Editor’s note: Guest post by Joan Otto
If you simplify the advice of most financial advisors, it goes something like this: Pare your budget down to the very essentials. Use the rest of the money to pay off your debt. Then you can do all sorts of things.
It’s pretty good advice, to a point.
Lots of pretty famous people share versions of the same philosophy. You know what it looks like, too. In its extreme, it’s eating ramen and driving a car that’s held together with duct tape, prayers and plenty of dirt. It’s no vacations; it’s not even driving 30 miles to a relative’s house for Christmas so you can save on gas.
Done in moderation, this philosophy is great. But when you’re trying to pay off what I call BIG Debt – like I am – moderation is key, and extremism is unlivable. My husband and I do share a pretty awful car (our only vehicle). We don’t take extravagant vacations, and we try to be reasonable with our travel.
But we’re two years into what looks like a six-year battle to pay off almost $90,000 in credit-card and loan debt. And that means that, yes, I prefer to eat something other than cheap noodles occasionally in that time.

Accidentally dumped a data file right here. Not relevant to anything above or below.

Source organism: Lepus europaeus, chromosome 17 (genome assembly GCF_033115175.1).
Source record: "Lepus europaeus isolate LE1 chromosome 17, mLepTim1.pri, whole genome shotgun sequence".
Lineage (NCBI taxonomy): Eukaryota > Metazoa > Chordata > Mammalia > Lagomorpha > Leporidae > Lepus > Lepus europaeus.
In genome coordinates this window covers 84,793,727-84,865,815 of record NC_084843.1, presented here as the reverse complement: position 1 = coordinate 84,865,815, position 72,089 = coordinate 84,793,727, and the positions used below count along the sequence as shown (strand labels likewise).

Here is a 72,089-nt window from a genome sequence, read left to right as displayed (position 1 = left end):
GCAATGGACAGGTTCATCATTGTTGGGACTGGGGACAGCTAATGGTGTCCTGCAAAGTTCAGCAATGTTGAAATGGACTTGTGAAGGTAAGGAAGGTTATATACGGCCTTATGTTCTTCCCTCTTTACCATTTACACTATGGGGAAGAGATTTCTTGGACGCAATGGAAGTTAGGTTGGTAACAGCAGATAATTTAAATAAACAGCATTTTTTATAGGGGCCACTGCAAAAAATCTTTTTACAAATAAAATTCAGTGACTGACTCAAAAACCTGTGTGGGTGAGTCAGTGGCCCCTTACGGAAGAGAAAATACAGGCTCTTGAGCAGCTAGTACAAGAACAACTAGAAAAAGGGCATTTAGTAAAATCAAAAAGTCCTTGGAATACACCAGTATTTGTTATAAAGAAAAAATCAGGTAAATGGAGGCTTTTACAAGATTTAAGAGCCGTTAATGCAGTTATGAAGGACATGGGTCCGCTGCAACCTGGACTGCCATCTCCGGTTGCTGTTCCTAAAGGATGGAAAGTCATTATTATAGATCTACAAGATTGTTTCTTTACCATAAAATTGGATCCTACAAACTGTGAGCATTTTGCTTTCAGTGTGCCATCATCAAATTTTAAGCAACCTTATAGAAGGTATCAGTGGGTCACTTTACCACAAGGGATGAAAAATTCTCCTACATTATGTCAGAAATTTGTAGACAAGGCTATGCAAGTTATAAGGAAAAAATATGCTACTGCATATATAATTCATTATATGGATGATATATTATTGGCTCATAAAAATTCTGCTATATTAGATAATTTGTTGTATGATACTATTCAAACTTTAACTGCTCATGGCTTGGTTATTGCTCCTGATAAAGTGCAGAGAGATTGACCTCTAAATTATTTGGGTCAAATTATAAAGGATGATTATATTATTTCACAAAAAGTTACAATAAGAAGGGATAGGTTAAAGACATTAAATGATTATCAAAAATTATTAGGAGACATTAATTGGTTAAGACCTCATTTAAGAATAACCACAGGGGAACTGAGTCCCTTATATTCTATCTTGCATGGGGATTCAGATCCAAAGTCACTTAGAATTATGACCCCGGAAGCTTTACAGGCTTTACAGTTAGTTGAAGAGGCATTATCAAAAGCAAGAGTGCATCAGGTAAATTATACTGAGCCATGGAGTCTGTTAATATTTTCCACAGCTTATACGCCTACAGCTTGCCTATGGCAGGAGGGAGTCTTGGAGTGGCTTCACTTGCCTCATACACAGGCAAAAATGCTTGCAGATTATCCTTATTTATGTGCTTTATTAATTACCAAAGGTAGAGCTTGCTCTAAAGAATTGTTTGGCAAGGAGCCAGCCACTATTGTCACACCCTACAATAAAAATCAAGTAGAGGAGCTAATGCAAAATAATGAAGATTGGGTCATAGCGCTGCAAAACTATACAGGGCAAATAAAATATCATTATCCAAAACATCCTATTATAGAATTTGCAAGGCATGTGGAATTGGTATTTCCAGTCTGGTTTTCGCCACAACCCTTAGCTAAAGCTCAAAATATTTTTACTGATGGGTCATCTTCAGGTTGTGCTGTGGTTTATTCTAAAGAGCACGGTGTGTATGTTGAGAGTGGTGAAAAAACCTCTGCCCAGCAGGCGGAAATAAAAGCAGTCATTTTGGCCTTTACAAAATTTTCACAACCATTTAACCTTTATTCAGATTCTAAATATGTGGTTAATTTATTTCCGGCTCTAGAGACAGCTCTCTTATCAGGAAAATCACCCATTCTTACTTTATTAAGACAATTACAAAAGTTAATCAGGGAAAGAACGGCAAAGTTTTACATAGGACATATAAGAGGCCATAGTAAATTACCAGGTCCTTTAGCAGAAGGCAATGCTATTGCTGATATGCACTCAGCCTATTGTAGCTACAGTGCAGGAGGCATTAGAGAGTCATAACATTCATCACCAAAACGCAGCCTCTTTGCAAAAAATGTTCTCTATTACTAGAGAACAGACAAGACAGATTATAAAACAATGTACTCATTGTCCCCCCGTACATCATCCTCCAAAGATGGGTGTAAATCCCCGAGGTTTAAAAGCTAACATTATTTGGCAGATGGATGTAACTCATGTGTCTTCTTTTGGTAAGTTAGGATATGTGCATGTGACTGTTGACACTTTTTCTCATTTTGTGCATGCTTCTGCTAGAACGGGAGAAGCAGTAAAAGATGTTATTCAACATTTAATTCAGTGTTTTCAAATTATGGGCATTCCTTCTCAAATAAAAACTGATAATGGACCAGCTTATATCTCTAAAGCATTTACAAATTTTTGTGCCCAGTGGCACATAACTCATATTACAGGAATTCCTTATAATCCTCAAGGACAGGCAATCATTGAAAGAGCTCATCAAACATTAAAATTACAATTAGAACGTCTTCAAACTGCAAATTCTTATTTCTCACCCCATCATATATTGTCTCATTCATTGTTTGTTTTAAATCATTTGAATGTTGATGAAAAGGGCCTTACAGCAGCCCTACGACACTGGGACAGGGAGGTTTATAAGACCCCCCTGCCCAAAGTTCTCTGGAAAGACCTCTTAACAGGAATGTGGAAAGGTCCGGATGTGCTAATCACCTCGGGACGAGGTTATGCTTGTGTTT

So we compromise. We’re not lobster, but we’re not ramen, either. What we’re not willing to compromise on, though, is our debt-payoff schedule. We have a dollar amount above the minimums that we aim to hit every month. Sometimes, there are hurdles that prevent that, but we definitely try.
But what about when money is tight? (more…)
W hen I decided to leave the military and science at the same time, I had no idea how to put a price tag on future work.
A friend offered to put me in touch with a large company who specialized in hiring former military to give me an idea of what I might be worth. Having no better method, I sent the guy my resume and agreed to meet over lunch.
He didn’t waste any time. He told me, “The first thing you have to do is prepare yourself that you won’t make as much money as you did when you worked for the government.”